Secession and Expulsion: Lessons for the EU from United States History, 1789 - 1861

Richard J. Sweeney

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If secession or expulsion ends in a `velvet divorce,' as with Czechoslovakia, costs areminimal and the split is relatively unimportant. High costs arise if a federation splits into mutuallyhostile, comparably sized regions. Perhaps the majority of splits lead to dangerous hostility. Awell-designed constitution minimizes the likelihood of hostile splits by limiting the issues that aredealt with at the federal level, by providing checks and balances, and by establishing due processunder the rule of law. Preventing the conditions under which a hostile split may arise is more costeffectivethan trying to optimize the terms of a split or to find last-minute compromises toforestall the split.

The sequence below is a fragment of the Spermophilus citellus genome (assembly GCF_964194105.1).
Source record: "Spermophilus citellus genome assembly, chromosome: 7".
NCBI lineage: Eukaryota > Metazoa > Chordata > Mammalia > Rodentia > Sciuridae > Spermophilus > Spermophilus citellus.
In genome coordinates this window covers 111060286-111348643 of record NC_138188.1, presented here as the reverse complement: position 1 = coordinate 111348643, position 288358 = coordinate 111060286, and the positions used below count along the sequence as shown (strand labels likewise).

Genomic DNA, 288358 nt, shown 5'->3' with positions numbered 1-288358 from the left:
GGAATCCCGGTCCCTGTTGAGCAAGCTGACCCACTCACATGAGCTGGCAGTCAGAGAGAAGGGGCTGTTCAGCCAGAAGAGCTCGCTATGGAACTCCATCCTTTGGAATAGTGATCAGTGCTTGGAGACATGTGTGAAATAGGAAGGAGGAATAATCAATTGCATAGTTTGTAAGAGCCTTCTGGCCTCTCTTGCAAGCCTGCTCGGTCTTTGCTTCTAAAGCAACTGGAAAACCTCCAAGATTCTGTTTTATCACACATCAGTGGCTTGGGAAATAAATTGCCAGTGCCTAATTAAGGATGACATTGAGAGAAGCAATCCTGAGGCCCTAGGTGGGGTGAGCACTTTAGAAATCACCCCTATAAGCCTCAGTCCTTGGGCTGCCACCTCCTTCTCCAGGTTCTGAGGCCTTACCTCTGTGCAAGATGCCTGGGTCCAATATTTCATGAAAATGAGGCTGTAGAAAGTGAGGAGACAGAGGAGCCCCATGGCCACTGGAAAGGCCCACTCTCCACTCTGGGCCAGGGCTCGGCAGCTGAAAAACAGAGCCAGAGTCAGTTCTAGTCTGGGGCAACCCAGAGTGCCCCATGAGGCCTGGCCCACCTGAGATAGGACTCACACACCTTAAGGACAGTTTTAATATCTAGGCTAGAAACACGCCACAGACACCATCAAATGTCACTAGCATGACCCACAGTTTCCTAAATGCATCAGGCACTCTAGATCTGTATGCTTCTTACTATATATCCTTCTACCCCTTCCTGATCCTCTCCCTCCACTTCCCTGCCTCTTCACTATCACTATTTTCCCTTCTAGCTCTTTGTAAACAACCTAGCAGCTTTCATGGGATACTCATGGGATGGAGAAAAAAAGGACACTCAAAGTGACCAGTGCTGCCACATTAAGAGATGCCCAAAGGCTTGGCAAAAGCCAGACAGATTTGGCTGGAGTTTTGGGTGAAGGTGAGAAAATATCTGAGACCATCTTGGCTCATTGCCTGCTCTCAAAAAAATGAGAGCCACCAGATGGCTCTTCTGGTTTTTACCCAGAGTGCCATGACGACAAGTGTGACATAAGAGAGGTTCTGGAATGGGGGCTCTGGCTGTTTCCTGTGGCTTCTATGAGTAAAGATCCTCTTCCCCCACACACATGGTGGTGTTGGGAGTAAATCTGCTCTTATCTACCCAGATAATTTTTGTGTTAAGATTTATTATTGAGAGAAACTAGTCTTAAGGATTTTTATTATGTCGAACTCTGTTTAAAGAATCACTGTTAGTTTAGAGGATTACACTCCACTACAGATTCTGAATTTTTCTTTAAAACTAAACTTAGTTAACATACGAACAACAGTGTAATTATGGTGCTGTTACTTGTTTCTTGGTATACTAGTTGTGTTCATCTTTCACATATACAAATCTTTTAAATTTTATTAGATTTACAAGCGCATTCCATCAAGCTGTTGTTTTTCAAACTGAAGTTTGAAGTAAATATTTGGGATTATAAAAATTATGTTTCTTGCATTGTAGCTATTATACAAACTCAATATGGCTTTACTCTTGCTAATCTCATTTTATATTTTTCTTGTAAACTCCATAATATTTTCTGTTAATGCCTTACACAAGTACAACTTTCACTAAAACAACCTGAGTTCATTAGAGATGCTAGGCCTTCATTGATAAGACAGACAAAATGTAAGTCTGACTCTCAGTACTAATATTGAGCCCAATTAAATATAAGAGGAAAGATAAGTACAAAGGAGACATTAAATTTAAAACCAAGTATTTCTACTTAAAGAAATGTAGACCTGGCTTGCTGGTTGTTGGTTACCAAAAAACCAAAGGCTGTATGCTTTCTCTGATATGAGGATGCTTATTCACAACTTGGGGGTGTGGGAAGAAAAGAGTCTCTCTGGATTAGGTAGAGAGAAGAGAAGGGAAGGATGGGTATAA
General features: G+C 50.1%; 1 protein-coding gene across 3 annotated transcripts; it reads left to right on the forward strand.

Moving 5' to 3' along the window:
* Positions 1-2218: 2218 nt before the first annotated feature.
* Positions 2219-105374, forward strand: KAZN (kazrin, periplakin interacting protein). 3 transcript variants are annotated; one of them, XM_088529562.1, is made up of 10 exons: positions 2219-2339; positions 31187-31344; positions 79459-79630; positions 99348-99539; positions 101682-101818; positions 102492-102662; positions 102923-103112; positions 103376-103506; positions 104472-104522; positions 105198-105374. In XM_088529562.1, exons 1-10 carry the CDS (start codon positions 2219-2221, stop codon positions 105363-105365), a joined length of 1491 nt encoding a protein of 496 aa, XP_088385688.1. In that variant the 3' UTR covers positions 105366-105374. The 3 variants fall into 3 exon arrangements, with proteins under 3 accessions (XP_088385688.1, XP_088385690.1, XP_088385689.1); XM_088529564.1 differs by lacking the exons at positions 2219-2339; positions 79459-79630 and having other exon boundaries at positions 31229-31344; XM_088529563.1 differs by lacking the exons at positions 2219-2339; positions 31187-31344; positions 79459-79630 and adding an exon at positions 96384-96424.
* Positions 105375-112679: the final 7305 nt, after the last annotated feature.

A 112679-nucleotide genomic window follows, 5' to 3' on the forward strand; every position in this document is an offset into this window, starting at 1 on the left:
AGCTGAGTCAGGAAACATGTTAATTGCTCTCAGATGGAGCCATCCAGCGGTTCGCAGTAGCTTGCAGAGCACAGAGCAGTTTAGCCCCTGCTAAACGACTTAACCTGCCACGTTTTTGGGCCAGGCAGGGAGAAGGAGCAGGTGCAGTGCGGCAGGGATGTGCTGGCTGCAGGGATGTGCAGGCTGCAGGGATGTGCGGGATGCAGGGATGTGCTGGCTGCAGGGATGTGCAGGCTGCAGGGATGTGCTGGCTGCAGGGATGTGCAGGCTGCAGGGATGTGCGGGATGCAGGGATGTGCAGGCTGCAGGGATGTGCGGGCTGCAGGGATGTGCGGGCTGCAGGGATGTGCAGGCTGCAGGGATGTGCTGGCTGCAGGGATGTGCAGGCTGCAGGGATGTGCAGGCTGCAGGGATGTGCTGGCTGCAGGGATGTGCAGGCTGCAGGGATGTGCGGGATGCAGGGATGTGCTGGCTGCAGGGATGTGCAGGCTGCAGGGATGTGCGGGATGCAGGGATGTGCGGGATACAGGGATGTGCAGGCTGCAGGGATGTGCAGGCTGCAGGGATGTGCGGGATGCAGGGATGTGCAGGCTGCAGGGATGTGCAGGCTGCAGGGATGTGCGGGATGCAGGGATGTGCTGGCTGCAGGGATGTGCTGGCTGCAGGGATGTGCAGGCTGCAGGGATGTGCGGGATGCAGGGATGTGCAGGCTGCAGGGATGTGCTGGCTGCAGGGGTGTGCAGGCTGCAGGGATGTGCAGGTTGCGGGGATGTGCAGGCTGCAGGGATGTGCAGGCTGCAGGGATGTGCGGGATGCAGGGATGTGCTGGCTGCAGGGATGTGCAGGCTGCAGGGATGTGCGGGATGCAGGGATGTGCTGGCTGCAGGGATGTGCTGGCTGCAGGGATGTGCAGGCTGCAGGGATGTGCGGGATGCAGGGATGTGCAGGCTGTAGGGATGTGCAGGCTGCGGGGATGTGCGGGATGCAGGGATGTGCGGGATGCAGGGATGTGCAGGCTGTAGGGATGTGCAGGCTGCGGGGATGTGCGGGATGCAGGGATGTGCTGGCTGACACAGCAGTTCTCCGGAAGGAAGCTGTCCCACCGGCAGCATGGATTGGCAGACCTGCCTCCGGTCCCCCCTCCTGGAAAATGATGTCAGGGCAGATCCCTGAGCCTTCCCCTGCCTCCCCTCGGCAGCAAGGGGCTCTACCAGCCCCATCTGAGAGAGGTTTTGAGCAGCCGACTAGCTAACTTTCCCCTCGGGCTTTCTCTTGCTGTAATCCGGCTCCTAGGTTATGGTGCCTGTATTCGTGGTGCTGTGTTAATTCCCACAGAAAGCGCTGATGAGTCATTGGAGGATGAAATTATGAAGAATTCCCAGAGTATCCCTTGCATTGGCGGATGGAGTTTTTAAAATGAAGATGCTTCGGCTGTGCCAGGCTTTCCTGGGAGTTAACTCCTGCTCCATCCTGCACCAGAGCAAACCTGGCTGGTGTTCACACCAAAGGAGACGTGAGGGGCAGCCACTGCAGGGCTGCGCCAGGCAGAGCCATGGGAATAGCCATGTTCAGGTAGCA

Original languageEnglish
Place of PublicationKøbenhavn
Number of pages42
ISBN (Electronic)x656312679
Publication statusPublished - 2003

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